Yet again, our emergency department was host to an individual who was bitten by his pet rattlesnake. I could go on and on about the financial implications of such a thing, since he required very expensive antivenin and had no insurance. But I’m not going there.

What I want to know is this: when did we decide that poisonous snakes made adequate pets? What is the definition of a pet? I mean, I understand that people keep all sorts of bizarre things as pets, from horses to monkeys, hermit crabs to angel fish. In that context, a rattlesnake doesn’t seem all that bizarre. Not all pets are, well, ‘pettable’. Not all pets are soft or sweet. Heck, horses can be stupid and just as dangerous. But still, most pets create an emotional sense in us, a connection between man and animal. Maybe, with a snake, the connection is fascination with its danger, with its elegance, with the predatory loveliness of its movements, its skin, its cold eyes. Perhaps, snakes make pets because men need to face their darkest fears directly. In a cage. In their houses.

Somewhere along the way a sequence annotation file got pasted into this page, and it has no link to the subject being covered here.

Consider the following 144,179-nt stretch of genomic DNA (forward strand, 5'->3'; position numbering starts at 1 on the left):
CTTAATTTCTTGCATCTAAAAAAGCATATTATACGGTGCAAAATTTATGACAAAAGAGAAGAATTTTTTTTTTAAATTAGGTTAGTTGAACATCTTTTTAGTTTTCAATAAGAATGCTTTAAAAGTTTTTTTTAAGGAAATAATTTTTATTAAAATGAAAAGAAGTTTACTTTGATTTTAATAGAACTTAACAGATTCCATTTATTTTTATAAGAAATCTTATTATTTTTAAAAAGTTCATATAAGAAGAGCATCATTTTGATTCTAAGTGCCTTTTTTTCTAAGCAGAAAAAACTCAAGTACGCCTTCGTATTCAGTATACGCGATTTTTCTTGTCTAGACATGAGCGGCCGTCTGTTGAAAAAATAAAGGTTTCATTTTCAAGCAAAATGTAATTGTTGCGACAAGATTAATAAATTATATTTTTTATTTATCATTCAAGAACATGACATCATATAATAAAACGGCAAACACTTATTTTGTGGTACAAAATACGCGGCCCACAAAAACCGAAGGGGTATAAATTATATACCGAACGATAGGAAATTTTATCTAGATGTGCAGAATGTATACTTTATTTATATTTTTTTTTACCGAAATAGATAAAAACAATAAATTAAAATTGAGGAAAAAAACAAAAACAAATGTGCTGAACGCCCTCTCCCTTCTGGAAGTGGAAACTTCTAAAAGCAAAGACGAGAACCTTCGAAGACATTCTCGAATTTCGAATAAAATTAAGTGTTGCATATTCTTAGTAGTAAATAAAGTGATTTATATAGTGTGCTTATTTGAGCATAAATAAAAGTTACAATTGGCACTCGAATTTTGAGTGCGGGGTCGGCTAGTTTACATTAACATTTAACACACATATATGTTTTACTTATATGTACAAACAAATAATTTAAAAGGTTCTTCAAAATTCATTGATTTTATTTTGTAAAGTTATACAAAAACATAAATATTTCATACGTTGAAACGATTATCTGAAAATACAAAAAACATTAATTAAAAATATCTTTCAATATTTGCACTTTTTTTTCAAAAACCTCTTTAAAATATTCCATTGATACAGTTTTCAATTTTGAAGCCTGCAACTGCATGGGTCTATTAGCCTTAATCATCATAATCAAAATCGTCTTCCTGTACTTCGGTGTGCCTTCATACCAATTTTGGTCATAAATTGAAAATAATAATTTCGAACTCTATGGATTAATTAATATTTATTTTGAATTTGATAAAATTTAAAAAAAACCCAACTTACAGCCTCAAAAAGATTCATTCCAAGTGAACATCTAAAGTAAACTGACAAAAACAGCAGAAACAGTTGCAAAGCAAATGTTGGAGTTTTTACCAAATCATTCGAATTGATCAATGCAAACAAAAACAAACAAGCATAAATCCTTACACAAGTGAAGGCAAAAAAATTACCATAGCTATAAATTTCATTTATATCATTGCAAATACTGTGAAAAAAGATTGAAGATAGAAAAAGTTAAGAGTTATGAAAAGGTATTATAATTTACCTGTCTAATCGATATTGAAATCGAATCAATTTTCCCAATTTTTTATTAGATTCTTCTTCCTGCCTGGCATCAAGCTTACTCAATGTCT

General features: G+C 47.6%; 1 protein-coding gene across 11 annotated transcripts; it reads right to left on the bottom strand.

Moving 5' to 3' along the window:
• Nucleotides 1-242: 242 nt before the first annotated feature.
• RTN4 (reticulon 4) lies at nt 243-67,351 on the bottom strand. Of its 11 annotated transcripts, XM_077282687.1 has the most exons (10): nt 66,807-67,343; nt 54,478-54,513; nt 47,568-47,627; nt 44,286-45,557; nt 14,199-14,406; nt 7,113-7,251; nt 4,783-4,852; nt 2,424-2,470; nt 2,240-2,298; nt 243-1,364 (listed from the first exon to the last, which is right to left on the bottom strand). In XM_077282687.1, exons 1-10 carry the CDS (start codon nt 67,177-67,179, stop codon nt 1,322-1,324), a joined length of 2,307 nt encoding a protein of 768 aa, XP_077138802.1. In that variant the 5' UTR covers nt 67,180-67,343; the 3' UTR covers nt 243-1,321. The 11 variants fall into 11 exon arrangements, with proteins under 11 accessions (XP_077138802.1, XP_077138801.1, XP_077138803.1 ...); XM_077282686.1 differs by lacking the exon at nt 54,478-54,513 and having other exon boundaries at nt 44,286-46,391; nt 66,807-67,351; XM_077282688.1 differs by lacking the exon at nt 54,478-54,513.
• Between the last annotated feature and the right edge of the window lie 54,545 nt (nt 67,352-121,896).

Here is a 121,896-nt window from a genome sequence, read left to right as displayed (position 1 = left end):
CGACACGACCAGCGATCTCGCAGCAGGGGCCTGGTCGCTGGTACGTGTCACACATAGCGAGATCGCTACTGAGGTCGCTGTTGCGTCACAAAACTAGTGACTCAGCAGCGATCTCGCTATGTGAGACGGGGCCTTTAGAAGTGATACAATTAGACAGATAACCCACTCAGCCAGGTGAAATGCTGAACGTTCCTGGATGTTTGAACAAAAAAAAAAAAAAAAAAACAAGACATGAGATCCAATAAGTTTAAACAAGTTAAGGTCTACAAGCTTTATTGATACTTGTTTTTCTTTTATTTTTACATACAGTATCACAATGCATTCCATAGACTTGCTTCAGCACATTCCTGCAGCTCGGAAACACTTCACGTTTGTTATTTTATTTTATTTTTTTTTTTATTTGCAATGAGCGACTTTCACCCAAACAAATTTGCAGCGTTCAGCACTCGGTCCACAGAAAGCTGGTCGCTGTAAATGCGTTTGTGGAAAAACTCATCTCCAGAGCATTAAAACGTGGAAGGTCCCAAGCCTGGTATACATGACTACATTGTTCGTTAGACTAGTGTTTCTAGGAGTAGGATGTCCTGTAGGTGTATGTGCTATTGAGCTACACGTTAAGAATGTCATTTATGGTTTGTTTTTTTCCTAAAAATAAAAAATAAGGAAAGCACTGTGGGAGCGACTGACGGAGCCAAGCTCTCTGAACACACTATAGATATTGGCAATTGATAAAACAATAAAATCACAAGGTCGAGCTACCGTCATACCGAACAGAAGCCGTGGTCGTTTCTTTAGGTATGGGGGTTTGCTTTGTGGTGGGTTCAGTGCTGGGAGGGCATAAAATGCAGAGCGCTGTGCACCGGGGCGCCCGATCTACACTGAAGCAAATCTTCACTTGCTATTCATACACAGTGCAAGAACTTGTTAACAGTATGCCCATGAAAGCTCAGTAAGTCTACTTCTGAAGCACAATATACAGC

However, it seems to me that keeping a creature that is very likely to harm you if you aren’t careful crosses the line! I remember in residency when a man was bitten by a cobra while reaching into a bag to buy one on the street. Moron. ‘Yeah! I’ll take a cobra!’ Like they were gummy bears. Or maybe like buying crack. ‘Listen my man, get a cobra…first one’s free. Everybody is doing it!’

In the southeast there is a certain fascination with snakes. Fortunately for those of us with serious phobias about snakebite, most snakebite victims are drunk white men with tattoos. Which means they were doing what the most recent patient was doing. That is, holding them. Or in the case of another person I saw, kissing them. There’s a certain pathologic nature to this behavior. Like walking into the lion cage covered in blood.

Admittedly, you don’t have to walk them, bathe them or give them shots. A cage, some water and the unfortunate rat here and there, and you have a relatively content snake. But whether you call it an oddity or a pet, it remains a dangerous animal. And if you keep one and it bites you, maybe it’s time to move on to a bunny or a ferret. At least their bites result in less expensive hospital bills.


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